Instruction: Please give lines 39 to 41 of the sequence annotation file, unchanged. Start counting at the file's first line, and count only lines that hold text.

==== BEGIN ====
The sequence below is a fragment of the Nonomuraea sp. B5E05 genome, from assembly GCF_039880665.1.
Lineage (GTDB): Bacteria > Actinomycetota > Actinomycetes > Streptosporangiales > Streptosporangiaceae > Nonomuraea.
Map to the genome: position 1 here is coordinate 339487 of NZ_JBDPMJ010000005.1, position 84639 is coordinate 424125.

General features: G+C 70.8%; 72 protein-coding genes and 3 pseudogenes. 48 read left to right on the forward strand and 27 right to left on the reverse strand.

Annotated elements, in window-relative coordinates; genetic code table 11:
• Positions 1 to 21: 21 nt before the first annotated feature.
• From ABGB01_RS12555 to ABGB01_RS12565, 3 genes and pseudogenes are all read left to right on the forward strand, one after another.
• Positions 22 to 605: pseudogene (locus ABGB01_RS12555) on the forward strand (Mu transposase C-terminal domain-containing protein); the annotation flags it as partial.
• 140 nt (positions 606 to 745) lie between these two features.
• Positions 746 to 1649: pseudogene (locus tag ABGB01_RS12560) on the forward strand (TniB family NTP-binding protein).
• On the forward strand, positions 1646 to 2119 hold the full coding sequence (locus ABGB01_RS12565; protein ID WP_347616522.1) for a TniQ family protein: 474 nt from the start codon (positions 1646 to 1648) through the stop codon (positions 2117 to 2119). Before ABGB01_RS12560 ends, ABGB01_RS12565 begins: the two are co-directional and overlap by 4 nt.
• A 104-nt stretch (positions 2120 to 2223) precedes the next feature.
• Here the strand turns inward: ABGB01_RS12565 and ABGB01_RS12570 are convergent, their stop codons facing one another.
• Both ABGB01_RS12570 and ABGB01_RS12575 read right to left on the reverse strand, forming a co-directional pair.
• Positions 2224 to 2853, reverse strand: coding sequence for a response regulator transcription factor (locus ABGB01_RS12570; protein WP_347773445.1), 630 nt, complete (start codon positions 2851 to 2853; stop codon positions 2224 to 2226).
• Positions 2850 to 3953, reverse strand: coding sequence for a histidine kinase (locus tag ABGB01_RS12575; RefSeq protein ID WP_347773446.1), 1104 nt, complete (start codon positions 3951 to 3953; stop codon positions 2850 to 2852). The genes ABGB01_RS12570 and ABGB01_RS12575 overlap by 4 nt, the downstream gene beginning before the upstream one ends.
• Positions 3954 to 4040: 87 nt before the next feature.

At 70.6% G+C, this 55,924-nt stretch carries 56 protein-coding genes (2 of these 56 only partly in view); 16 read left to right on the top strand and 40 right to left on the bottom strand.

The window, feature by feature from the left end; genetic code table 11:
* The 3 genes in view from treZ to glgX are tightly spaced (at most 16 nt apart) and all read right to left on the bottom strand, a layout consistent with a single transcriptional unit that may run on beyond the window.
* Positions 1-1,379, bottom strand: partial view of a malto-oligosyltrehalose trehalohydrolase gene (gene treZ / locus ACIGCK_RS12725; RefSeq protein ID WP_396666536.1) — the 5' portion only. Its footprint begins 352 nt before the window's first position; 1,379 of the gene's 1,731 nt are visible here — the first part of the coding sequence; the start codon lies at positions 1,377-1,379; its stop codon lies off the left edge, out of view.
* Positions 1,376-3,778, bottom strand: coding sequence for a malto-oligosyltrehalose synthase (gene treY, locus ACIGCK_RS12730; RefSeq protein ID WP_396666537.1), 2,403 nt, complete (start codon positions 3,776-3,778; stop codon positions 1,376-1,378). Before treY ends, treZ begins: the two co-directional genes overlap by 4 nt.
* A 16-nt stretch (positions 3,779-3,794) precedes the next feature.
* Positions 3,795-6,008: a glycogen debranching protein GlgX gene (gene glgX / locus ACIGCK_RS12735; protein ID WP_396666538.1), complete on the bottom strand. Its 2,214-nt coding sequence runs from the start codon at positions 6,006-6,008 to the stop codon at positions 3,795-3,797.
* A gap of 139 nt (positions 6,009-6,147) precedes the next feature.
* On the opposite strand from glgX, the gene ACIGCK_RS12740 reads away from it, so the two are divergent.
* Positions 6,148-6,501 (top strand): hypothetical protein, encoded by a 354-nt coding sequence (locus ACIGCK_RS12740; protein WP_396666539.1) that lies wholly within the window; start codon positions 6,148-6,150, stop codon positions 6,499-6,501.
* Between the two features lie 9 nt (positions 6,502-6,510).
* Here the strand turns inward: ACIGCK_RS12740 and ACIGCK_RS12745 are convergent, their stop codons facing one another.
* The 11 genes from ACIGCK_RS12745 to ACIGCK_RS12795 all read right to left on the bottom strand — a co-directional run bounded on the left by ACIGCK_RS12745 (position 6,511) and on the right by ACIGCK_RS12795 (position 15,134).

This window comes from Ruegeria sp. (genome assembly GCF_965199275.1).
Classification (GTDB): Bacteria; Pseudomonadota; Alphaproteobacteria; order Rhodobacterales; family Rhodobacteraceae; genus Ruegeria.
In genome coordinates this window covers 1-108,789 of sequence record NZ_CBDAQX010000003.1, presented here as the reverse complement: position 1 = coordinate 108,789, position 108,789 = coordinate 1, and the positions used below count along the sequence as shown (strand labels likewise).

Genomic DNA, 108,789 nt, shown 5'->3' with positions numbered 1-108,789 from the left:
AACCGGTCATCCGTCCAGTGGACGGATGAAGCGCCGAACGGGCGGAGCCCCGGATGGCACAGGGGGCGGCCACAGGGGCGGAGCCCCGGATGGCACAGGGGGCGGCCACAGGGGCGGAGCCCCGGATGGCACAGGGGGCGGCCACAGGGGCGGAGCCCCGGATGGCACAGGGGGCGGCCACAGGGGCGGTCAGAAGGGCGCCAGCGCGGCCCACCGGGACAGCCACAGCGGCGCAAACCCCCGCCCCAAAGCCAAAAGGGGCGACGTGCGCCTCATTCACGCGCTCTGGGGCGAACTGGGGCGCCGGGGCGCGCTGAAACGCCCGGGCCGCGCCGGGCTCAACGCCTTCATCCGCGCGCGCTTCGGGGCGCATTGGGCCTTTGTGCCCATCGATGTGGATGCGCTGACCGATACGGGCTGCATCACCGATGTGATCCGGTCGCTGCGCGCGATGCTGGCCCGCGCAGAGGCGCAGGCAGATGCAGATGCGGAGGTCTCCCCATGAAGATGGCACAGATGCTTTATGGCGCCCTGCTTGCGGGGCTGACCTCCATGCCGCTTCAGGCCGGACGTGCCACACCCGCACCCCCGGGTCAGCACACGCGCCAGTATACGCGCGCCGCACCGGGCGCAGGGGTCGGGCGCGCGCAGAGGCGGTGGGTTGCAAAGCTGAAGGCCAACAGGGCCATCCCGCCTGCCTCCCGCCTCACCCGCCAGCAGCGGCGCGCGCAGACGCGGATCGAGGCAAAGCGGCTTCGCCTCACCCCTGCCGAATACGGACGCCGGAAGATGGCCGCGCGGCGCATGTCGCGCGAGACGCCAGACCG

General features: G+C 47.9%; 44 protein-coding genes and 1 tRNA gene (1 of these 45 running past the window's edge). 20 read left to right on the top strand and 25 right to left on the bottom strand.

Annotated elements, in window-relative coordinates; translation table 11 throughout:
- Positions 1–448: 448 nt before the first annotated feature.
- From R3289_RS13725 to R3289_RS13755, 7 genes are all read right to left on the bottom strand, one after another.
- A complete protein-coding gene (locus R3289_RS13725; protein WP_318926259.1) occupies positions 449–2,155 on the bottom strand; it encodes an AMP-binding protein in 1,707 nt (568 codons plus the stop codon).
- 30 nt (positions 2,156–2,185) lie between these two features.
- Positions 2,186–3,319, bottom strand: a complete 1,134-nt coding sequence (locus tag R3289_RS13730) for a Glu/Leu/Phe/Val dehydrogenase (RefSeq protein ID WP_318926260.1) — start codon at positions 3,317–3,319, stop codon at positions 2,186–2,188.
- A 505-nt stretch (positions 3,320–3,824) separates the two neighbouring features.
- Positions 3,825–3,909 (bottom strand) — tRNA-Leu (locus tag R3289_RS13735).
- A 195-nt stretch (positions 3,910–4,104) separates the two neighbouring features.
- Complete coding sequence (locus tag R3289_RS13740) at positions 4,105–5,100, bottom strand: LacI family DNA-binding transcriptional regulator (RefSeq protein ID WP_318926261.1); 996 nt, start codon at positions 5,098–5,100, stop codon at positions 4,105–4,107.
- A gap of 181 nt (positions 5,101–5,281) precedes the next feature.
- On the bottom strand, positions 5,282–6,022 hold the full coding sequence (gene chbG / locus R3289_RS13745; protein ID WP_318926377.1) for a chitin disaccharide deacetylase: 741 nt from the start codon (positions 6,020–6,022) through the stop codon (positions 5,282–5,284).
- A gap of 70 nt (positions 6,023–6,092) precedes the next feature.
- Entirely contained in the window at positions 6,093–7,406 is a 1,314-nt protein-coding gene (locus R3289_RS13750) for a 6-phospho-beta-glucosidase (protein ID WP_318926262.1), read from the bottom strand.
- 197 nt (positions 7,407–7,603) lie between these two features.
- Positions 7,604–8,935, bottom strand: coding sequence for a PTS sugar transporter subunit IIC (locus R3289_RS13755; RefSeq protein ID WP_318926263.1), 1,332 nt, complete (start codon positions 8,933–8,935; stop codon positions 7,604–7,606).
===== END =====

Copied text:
- From R3289_RS13725 to R3289_RS13755, 7 genes are all read right to left on the bottom strand, one after another.
- A complete protein-coding gene (locus R3289_RS13725; protein WP_318926259.1) occupies positions 449–2,155 on the bottom strand; it encodes an AMP-binding protein in 1,707 nt (568 codons plus the stop codon).
- 30 nt (positions 2,156–2,185) lie between these two features.